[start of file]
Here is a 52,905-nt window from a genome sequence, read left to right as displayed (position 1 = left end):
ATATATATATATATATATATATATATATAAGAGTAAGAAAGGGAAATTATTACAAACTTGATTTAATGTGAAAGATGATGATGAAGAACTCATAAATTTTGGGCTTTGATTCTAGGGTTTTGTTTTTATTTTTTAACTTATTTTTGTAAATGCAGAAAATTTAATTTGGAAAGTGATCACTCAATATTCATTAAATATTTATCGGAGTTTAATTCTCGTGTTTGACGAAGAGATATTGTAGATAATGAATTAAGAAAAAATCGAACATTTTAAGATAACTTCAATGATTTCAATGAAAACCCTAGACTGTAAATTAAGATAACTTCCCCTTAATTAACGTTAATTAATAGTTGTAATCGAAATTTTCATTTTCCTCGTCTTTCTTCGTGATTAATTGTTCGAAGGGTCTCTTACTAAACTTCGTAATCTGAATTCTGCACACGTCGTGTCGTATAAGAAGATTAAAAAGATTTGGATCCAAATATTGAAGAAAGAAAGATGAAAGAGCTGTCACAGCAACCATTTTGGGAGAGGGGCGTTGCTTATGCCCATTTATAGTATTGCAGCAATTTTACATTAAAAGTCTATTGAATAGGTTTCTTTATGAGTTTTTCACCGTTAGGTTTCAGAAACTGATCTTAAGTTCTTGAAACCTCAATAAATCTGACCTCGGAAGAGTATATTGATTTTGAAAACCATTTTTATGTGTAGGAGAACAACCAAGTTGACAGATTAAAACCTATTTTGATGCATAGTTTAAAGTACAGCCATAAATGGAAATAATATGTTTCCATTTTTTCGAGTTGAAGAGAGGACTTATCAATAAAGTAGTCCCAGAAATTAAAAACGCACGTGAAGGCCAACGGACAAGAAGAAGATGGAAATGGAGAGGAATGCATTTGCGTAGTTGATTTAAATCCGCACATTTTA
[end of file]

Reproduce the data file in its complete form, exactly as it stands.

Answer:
Here is a 52,905-nt window from a genome sequence, read left to right as displayed (position 1 = left end):
ATATATATATATATATATATATATATATAAGAGTAAGAAAGGGAAATTATTACAAACTTGATTTAATGTGAAAGATGATGATGAAGAACTCATAAATTTTGGGCTTTGATTCTAGGGTTTTGTTTTTATTTTTTAACTTATTTTTGTAAATGCAGAAAATTTAATTTGGAAAGTGATCACTCAATATTCATTAAATATTTATCGGAGTTTAATTCTCGTGTTTGACGAAGAGATATTGTAGATAATGAATTAAGAAAAAATCGAACATTTTAAGATAACTTCAATGATTTCAATGAAAACCCTAGACTGTAAATTAAGATAACTTCCCCTTAATTAACGTTAATTAATAGTTGTAATCGAAATTTTCATTTTCCTCGTCTTTCTTCGTGATTAATTGTTCGAAGGGTCTCTTACTAAACTTCGTAATCTGAATTCTGCACACGTCGTGTCGTATAAGAAGATTAAAAAGATTTGGATCCAAATATTGAAGAAAGAAAGATGAAAGAGCTGTCACAGCAACCATTTTGGGAGAGGGGCGTTGCTTATGCCCATTTATAGTATTGCAGCAATTTTACATTAAAAGTCTATTGAATAGGTTTCTTTATGAGTTTTTCACCGTTAGGTTTCAGAAACTGATCTTAAGTTCTTGAAACCTCAATAAATCTGACCTCGGAAGAGTATATTGATTTTGAAAACCATTTTTATGTGTAGGAGAACAACCAAGTTGACAGATTAAAACCTATTTTGATGCATAGTTTAAAGTACAGCCATAAATGGAAATAATATGTTTCCATTTTTTCGAGTTGAAGAGAGGACTTATCAATAAAGTAGTCCCAGAAATTAAAAACGCACGTGAAGGCCAACGGACAAGAAGAAGATGGAAATGGAGAGGAATGCATTTGCGTAGTTGATTTAAATCCGCACATTTTA